‘Ugly affordable housing’ in rural Scotland is damaging tourism, says architecture academic
Ugly affordable housing in rural Scotland is damaging tourism, according to a professor of architecture at Robert Gordon University in Aberdeen.
Professor Gökay Deveci said modern-looking homes in places like Skye and Shetland were “spoiling the best things” about Scotland, The Times reports.
He said: “Poems, singing, architecture — these are crucial parts of culture. You don’t get the same poems and singing coming out of Fraserburgh, the Borders and Skye, yet we are still seeing the same kind of housing.
“People come to Scotland for history and beauty, from all over the world, and fall in love with these islands. So why are we spoiling the best things we have?”
Alasdair Stephen, director of Dualchas Architects, with offices in Skye and Glasgow, said: “Most people tend to go to kit house companies and a lot of the designs have not changed in 40 years. There have been some inappropriate kit houses built in crofting areas.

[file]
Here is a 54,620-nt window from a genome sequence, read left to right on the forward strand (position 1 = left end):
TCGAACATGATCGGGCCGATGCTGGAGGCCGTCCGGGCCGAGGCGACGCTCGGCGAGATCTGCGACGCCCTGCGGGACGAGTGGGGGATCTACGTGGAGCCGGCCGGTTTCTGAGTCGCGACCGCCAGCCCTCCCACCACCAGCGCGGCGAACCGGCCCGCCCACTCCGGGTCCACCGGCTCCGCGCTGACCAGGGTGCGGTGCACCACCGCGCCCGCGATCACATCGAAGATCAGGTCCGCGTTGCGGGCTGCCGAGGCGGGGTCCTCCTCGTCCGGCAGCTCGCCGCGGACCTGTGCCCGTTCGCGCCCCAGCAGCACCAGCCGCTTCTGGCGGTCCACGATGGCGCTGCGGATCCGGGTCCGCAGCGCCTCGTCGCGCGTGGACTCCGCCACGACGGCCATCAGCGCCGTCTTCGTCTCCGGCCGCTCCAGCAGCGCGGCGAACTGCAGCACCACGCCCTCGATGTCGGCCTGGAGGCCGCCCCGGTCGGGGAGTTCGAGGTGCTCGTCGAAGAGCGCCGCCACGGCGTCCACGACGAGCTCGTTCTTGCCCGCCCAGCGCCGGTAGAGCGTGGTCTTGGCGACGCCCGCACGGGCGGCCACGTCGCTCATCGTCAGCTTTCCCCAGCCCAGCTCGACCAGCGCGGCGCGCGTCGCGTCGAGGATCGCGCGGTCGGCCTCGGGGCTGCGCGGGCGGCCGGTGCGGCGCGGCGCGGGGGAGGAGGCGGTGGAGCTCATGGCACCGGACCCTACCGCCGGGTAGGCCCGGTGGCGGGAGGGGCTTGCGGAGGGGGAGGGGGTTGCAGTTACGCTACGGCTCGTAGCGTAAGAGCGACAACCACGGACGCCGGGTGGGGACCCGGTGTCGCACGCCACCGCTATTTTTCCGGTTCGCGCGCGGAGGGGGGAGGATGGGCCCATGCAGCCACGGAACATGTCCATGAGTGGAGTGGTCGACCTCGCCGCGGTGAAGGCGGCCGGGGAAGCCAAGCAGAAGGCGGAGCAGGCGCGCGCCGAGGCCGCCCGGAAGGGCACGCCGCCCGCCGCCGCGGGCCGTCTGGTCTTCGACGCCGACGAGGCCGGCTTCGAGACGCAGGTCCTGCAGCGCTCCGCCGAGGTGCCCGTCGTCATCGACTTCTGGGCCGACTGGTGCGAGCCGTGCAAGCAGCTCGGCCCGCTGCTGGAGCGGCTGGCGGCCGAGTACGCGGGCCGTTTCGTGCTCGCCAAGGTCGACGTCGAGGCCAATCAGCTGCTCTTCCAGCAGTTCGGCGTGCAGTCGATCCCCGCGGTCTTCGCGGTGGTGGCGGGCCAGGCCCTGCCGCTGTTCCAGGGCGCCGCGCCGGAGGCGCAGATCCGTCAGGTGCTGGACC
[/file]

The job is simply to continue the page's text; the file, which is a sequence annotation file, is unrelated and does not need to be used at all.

“Croft land has become ruinously expensive. There is also a lack of contractors, which makes the ones available more expensive. People cannot afford stone and slate — it is a fundamental problem.”
Neil Baxter, general secretary of the Royal Incorporation of Architects in Scotland, said: “Much of the housing that continues to be built around Scotland does not have the input of architects.
“Edinburgh’s New Town was built by developers but always with the involvement of architects. Perhaps this should be a marriage that is remade between mass housebuilders and architects rather than simply relying on the same product that is rolled out in Surrey and Sutherland. simply need to pick up the phone.”
Stephen Kemp, president of the Scottish Building Federation, added: “We are delivering some of the most energy-efficient homes in the country, which also comes at an additional cost. While we do what we can to reflect local architecture and design, this needs to be balanced against commercial reality.”